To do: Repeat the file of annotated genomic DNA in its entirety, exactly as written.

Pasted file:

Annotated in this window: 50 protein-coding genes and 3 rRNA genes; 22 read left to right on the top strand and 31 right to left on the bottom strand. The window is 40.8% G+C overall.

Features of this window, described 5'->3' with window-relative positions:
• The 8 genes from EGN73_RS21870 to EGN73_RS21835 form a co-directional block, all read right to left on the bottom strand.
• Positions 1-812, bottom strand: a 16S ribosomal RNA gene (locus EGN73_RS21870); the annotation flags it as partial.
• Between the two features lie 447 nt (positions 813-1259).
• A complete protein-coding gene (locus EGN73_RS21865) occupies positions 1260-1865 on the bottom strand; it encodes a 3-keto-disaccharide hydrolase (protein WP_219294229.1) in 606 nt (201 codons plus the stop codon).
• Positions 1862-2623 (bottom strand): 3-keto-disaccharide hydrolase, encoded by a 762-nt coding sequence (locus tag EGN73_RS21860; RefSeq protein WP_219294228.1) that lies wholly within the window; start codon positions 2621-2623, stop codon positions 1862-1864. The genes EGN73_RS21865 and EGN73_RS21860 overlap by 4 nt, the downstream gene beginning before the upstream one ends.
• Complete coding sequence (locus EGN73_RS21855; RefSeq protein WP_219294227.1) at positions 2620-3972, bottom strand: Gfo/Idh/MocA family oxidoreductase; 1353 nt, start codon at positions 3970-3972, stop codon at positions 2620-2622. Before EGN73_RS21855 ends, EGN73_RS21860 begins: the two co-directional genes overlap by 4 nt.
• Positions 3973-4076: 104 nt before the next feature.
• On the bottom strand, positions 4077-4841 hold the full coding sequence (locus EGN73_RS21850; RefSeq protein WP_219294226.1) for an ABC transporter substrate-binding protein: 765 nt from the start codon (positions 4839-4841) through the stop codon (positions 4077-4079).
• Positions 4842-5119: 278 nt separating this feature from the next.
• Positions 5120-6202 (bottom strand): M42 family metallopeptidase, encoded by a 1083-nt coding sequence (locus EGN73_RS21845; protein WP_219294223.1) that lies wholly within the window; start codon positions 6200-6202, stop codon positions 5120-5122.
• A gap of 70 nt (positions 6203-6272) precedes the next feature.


Annotated in this window: 50 protein-coding genes and 3 rRNA genes; 22 read left to right on the top strand and 31 right to left on the bottom strand. The window is 40.8% G+C overall.

Features of this window, described 5'->3' with window-relative positions:
• The 8 genes from EGN73_RS21870 to EGN73_RS21835 form a co-directional block, all read right to left on the bottom strand.
• Positions 1-812, bottom strand: a 16S ribosomal RNA gene (locus EGN73_RS21870); the annotation flags it as partial.
• Between the two features lie 447 nt (positions 813-1259).
• A complete protein-coding gene (locus EGN73_RS21865) occupies positions 1260-1865 on the bottom strand; it encodes a 3-keto-disaccharide hydrolase (protein WP_219294229.1) in 606 nt (201 codons plus the stop codon).
• Positions 1862-2623 (bottom strand): 3-keto-disaccharide hydrolase, encoded by a 762-nt coding sequence (locus tag EGN73_RS21860; RefSeq protein WP_219294228.1) that lies wholly within the window; start codon positions 2621-2623, stop codon positions 1862-1864. The genes EGN73_RS21865 and EGN73_RS21860 overlap by 4 nt, the downstream gene beginning before the upstream one ends.
• Complete coding sequence (locus EGN73_RS21855; RefSeq protein WP_219294227.1) at positions 2620-3972, bottom strand: Gfo/Idh/MocA family oxidoreductase; 1353 nt, start codon at positions 3970-3972, stop codon at positions 2620-2622. Before EGN73_RS21855 ends, EGN73_RS21860 begins: the two co-directional genes overlap by 4 nt.
• Positions 3973-4076: 104 nt before the next feature.
• On the bottom strand, positions 4077-4841 hold the full coding sequence (locus EGN73_RS21850; RefSeq protein WP_219294226.1) for an ABC transporter substrate-binding protein: 765 nt from the start codon (positions 4839-4841) through the stop codon (positions 4077-4079).
• Positions 4842-5119: 278 nt separating this feature from the next.
• Positions 5120-6202 (bottom strand): M42 family metallopeptidase, encoded by a 1083-nt coding sequence (locus EGN73_RS21845; protein WP_219294223.1) that lies wholly within the window; start codon positions 6200-6202, stop codon positions 5120-5122.
• A gap of 70 nt (positions 6203-6272) precedes the next feature.